By Elisa Parhad
October 28, 2019
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Are you a longtime camper who's noticed it’s gotten harder to book your favorite camping spots? You aren’t alone. According to the 2019 North American Camping Report, an annual research initiative sponsored by Kampgrounds of America (KOA), camping is growing in popularity — and at a rapid pace.

Since 2014, the number of campers has increased by 22 percent making for an estimated 7 million additional camping households in the U.S. And, the number of households who camped three or more times annually increased by a whopping 72 percent since 2014. In short, there are more people camping and setting up a tent regularly than in years past. While this jump in numbers was expected due to population gains, the magnitude of the increase and inferred enthusiasm for the activity is unforeseen, even to those working in outdoor recreation.

“It’s only surprising how fast the younger generations have embraced camping,” said Mike Gast, vice president of communications for KOA. "We knew that the millennial generation was going to be a huge number. As they have established themselves in their careers and started their own families, it’s only natural that they would seek out activities that reflected their active lifestyles. Camping plays right into that.”

This rapid growth in the outdoor travel segment is also fueled by a far more diverse group of people than ever before. In fact, this year was the first time that new campers from multicultural groups (51 percent) outpaced new Caucasian campers (49 percent) since the camping ethnic mix was measured in 2012. Non-white camping households grew from 12 percent in 2012 to 29 percent for 2018, bringing the Caucasian-dominated camping world closer to matching the diversity of the U.S. population, roughly 38% minority.

“This change is really being driven by a large increase in the percentage of new Hispanic campers,” said Gast. "While ethnicity is important in this measurement, you also have to look at the age range of new campers. The vast majority of new campers are younger. So, we can safely say that there are a lot of younger Hispanic families getting into camping.”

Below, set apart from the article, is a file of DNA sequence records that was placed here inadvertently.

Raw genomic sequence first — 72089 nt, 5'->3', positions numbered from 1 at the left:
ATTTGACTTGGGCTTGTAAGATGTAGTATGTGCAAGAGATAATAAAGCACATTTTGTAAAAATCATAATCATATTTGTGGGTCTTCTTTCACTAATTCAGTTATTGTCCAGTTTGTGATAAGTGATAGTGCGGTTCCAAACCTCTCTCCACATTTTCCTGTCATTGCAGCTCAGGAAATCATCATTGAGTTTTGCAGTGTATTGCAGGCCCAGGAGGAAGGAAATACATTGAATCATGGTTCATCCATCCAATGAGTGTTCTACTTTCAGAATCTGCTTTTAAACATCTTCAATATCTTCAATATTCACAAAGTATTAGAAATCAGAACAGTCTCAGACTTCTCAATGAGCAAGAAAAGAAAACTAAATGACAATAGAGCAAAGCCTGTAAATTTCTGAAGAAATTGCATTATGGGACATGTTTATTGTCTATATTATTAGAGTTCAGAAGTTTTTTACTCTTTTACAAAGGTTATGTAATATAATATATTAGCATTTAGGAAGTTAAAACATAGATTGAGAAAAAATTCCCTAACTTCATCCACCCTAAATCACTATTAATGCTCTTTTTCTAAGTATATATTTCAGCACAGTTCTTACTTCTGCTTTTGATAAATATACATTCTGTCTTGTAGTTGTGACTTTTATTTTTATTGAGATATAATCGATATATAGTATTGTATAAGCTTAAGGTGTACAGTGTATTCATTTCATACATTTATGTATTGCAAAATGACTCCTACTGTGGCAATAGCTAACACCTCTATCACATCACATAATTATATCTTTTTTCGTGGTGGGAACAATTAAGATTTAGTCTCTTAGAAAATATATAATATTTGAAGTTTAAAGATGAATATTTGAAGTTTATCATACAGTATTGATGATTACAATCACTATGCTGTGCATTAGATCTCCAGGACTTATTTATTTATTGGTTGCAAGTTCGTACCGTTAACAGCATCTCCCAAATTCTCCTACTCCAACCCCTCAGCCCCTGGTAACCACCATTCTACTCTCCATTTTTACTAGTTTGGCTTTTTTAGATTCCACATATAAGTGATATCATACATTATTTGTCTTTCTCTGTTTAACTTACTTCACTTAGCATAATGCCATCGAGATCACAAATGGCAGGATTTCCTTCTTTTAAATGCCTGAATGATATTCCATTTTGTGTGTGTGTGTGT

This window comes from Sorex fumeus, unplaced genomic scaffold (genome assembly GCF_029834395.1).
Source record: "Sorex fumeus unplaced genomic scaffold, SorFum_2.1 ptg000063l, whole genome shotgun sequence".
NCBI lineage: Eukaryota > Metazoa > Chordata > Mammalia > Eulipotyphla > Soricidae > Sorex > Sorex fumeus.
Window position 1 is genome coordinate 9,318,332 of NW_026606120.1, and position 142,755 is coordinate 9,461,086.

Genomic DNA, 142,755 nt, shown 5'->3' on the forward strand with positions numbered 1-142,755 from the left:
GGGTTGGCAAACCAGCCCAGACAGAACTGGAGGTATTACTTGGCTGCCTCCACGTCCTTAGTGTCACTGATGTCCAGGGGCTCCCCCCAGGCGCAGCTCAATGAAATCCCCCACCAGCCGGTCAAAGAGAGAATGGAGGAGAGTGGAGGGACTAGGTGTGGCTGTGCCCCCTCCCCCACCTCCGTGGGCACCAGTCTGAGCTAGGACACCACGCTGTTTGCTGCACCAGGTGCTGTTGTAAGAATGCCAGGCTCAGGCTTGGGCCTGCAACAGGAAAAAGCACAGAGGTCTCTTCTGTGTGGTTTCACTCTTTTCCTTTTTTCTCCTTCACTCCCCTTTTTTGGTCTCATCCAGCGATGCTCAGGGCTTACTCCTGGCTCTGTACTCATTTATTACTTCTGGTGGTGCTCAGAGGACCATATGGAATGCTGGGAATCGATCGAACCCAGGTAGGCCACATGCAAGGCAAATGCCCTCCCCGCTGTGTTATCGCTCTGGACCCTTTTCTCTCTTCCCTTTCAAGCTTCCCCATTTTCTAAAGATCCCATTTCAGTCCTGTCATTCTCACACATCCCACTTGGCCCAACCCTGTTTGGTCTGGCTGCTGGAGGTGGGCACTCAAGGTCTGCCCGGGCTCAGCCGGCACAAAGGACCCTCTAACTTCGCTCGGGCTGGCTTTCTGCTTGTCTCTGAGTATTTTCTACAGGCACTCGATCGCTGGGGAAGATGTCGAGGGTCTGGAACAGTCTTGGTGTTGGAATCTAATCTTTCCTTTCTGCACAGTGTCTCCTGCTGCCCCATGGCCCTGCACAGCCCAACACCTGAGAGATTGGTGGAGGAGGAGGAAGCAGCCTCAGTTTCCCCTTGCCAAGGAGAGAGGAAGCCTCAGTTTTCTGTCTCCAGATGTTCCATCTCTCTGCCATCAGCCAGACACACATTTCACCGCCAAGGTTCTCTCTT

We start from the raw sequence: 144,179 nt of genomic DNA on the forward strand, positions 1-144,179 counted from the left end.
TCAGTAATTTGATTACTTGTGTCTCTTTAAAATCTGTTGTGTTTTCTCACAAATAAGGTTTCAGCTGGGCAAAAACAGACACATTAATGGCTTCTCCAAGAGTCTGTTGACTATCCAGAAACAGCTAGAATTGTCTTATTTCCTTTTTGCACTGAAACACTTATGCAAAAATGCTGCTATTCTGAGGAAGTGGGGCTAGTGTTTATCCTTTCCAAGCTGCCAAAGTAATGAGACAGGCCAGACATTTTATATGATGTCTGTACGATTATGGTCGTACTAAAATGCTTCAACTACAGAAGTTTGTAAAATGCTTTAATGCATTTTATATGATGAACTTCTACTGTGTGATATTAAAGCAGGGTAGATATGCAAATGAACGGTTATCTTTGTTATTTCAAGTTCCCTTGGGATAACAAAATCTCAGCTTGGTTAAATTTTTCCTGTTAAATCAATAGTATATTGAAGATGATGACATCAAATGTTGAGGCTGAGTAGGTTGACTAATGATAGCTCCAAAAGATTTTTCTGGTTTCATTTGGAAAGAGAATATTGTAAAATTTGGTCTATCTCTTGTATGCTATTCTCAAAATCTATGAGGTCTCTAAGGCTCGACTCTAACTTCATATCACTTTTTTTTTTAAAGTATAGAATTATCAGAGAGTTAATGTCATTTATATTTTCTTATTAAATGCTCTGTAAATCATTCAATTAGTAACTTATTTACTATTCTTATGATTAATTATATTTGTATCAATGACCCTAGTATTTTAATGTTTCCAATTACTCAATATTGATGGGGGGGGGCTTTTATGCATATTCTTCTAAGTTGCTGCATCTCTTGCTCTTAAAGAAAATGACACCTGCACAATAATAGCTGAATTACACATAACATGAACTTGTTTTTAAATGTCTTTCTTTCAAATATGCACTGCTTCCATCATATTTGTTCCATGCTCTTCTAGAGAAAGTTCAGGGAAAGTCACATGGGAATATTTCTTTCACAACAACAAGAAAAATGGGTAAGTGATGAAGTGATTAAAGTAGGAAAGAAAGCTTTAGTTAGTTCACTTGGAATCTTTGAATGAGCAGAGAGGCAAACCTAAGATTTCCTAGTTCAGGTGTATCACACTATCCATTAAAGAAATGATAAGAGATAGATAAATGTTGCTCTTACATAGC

Hispanic campers tend to be highly enthusiastic about the activity, and are most likely to say that they intend to spend more nights camping and take more trips in the next year. They are also highly social campers, who tend to camp in large, multigenerational family groups (74 percent). Tent use is down in these households, replaced by RV camping and luxury cabin stays.

In fact, close to half of all campers surveyed said they would like to experience either option in the near future — a number that has doubled since last year. Glamping, vans, and the peer-to-peer RV rental markets — all relatively new to the world of camping — have likely opened the door to wilderness activities for those who might find traditional backpacking or tent camping too primitive.

As expected, social media gets called out to explain this growing interest in camping. And it makes sense — seeing photos of other people roasting s’mores by the fire next to their adorable old-school camper has no doubt elicited countless “I want to do that!” moments. But the power of our screens tells only part of the story. Societal changes, including a shift toward active living and the preference to collect experiences over things, also play a part.

Film director Tom Huang, whose most recent movie Find Me features a remarkably diverse cast who camp and explore throughout three western National Parks, suggests that our collective concept of “vacation” is evolving as well.

"In the past, people didn't think of going to the outdoors as relaxing,” he said. "I think for many people, sleeping in a nice bed in a nice hotel and then hanging out a pool with a drink is their idea of vacation. The trend towards living a healthy lifestyle, with the proliferation of seeing things on social media, has made many of us understand that things like hiking and hanging outside in the wilderness is actually relaxing and beneficial. I think many of those in minority groups, especially millennials, now really desire to enjoy the outdoors and are simply catching up and matching the numbers of our diverse America in general.”

In the end, it’s about a desire for connection to nature, and to each other. Gast summarizes the draw of camping like this, "New campers, in general, see camping as an easy, affordable way to spend quality time with their family and friends. There is also a growing desire among all of these groups, especially younger generations, to get out into nature and depressurize by hiking, biking, climbing or just plain relaxing. Camping makes that simple.”

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